AUGUSTA, Maine — The staff of the Maine Ethics Commission on Tuesday handed off to the Attorney General’s Office the potential fraud cases involving campaign workers for former gubernatorial candidate John Richardson.
Last week, Ethics Commission staff denied Richardson’s request for public campaign financing after identifying numerous instances in which campaign workers allegedly forged signatures and falsified documents.
Neither Richardson nor his senior campaign staff appeared to have knowledge about the potential fraud, according to the Ethics Commission report. However, Richardson withdrew from the race for the Democratic nomination on Monday, stating he believed dropping out was in the best interest of the party and Maine people.
The Attorney General’s Office was already aware of the potential violations because an assistant attorney general had helped Ethics Commission staff as part of their investigation of the Richardson application.
But Jonathan Wayne, executive director of the Ethics Commission, which oversees Maine’s Clean Elections program, said the case was formally referred to Attorney General Janet Mills’ office on Tuesday for possible investigation.
The Attorney General’s Office typically does not comment on potential or ongoing investigations.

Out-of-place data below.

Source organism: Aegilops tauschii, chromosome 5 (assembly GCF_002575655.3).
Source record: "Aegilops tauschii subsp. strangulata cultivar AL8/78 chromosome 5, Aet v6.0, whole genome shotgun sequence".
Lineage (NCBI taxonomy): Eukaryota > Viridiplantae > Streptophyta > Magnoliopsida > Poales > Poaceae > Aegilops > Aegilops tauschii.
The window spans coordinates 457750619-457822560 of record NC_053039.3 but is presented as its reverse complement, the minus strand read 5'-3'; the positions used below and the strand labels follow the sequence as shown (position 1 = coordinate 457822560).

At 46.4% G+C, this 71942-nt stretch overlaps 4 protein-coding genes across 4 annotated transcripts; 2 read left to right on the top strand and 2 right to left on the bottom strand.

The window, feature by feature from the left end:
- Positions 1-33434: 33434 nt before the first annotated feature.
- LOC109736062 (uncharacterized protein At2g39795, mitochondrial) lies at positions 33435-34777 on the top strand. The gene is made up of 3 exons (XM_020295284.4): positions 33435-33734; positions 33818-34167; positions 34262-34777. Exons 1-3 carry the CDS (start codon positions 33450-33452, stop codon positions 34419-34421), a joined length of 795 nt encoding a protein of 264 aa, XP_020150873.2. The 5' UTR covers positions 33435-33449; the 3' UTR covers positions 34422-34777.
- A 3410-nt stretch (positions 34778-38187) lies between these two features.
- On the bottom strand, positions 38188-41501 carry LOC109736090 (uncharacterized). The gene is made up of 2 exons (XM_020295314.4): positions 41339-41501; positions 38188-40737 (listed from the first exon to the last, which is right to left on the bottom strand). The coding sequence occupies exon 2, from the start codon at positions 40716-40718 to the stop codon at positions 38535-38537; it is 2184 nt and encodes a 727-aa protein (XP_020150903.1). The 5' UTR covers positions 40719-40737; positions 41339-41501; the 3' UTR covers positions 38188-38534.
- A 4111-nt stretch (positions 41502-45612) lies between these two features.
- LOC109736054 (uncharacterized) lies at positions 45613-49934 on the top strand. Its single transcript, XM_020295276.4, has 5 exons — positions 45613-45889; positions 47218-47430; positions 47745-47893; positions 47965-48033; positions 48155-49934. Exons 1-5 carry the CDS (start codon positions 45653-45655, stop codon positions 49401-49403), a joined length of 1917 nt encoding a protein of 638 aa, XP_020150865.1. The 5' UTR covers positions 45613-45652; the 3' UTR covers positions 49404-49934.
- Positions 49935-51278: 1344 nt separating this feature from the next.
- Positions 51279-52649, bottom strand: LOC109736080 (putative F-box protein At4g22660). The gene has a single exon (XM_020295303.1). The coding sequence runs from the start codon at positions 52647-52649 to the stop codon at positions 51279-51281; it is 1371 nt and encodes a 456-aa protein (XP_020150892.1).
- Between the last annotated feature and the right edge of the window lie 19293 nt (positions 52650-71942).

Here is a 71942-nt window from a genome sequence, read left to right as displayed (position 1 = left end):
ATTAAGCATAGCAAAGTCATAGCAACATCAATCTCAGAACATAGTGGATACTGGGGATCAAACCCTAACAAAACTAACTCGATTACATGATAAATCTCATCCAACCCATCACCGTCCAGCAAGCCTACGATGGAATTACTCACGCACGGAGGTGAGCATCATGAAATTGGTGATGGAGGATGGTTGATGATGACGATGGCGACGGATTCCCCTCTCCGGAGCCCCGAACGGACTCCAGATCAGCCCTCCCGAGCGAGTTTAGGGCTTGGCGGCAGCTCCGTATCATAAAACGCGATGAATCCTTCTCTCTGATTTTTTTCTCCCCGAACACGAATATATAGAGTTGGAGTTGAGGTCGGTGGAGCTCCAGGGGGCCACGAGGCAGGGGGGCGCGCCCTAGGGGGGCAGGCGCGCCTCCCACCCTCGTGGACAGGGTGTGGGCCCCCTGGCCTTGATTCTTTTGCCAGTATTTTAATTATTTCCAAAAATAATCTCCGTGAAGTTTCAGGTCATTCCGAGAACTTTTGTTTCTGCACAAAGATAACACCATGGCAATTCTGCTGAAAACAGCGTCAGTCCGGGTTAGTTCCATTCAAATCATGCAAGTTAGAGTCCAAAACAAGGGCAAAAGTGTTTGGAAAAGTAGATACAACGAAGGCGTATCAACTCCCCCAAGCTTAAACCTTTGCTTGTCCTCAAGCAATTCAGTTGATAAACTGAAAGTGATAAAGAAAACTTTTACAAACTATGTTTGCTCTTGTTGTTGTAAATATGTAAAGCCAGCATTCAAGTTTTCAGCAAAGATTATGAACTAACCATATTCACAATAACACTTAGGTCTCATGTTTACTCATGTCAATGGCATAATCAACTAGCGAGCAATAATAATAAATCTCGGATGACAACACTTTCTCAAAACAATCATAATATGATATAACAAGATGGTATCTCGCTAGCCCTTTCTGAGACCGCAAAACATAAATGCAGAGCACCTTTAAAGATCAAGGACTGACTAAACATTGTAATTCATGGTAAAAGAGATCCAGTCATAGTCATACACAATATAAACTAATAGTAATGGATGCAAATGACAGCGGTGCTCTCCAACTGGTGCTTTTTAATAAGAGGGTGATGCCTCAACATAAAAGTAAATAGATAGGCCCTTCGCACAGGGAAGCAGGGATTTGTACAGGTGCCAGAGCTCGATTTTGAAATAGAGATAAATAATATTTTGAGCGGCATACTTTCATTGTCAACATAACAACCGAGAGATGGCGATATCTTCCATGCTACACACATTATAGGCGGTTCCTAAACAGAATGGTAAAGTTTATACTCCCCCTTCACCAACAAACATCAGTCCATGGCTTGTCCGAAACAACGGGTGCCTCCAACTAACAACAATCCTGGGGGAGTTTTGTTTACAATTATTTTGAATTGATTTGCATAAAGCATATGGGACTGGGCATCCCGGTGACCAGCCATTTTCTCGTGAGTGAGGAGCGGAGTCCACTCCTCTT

The list of possible Clean Election Act violations includes: forging voters’ signatures on money orders; campaign staff contributing the $5 on behalf of voters; collecting signatures from voters on the forms without collecting the $5 contribution; and circulators signing forms that they did not personally circulate.
Gubernatorial candidates seeking public funding through the Clean Elections Fund must collect 3,250 contributions of $5 or more from registered Maine voters — as well as raise $40,000 in seed money — in order to qualify.
Richardson fell fewer than 100 contributions short of the 3,250 after the Ethics Commission eliminated unconfirmed donations collected by the paid and volunteer campaign workers suspected of making false statements.